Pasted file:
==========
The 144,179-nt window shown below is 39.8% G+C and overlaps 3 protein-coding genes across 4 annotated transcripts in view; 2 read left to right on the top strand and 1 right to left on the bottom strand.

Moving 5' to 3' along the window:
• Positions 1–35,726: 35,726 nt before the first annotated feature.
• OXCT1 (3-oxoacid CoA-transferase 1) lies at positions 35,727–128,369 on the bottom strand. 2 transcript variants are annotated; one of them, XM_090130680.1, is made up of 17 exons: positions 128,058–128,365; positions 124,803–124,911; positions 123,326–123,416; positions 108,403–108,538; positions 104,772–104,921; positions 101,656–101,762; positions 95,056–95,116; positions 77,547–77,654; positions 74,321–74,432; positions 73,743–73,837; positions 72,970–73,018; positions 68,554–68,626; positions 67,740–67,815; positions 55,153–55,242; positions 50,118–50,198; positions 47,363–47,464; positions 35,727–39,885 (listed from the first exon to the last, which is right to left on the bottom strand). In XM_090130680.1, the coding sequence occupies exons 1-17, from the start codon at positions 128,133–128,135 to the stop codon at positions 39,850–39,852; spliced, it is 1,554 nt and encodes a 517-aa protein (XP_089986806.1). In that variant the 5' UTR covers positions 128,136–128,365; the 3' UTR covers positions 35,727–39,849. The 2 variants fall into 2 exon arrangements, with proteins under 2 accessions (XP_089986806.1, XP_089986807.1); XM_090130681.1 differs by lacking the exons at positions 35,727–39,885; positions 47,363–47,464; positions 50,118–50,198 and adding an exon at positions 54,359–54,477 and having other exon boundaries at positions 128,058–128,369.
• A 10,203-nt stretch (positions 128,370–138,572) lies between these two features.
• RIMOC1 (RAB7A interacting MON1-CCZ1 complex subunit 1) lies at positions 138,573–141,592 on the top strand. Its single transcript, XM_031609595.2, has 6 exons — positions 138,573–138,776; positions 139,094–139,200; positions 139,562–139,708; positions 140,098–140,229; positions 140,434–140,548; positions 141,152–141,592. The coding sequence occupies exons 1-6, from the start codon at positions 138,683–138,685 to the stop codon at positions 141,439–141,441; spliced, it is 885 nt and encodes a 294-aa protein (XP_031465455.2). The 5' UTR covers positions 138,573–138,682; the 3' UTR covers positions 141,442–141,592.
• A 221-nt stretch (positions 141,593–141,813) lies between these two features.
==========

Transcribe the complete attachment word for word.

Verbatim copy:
The 144,179-nt window shown below is 39.8% G+C and overlaps 3 protein-coding genes across 4 annotated transcripts in view; 2 read left to right on the top strand and 1 right to left on the bottom strand.

Moving 5' to 3' along the window:
• Positions 1–35,726: 35,726 nt before the first annotated feature.
• OXCT1 (3-oxoacid CoA-transferase 1) lies at positions 35,727–128,369 on the bottom strand. 2 transcript variants are annotated; one of them, XM_090130680.1, is made up of 17 exons: positions 128,058–128,365; positions 124,803–124,911; positions 123,326–123,416; positions 108,403–108,538; positions 104,772–104,921; positions 101,656–101,762; positions 95,056–95,116; positions 77,547–77,654; positions 74,321–74,432; positions 73,743–73,837; positions 72,970–73,018; positions 68,554–68,626; positions 67,740–67,815; positions 55,153–55,242; positions 50,118–50,198; positions 47,363–47,464; positions 35,727–39,885 (listed from the first exon to the last, which is right to left on the bottom strand). In XM_090130680.1, the coding sequence occupies exons 1-17, from the start codon at positions 128,133–128,135 to the stop codon at positions 39,850–39,852; spliced, it is 1,554 nt and encodes a 517-aa protein (XP_089986806.1). In that variant the 5' UTR covers positions 128,136–128,365; the 3' UTR covers positions 35,727–39,849. The 2 variants fall into 2 exon arrangements, with proteins under 2 accessions (XP_089986806.1, XP_089986807.1); XM_090130681.1 differs by lacking the exons at positions 35,727–39,885; positions 47,363–47,464; positions 50,118–50,198 and adding an exon at positions 54,359–54,477 and having other exon boundaries at positions 128,058–128,369.
• A 10,203-nt stretch (positions 128,370–138,572) lies between these two features.
• RIMOC1 (RAB7A interacting MON1-CCZ1 complex subunit 1) lies at positions 138,573–141,592 on the top strand. Its single transcript, XM_031609595.2, has 6 exons — positions 138,573–138,776; positions 139,094–139,200; positions 139,562–139,708; positions 140,098–140,229; positions 140,434–140,548; positions 141,152–141,592. The coding sequence occupies exons 1-6, from the start codon at positions 138,683–138,685 to the stop codon at positions 141,439–141,441; spliced, it is 885 nt and encodes a 294-aa protein (XP_031465455.2). The 5' UTR covers positions 138,573–138,682; the 3' UTR covers positions 141,442–141,592.
• A 221-nt stretch (positions 141,593–141,813) lies between these two features.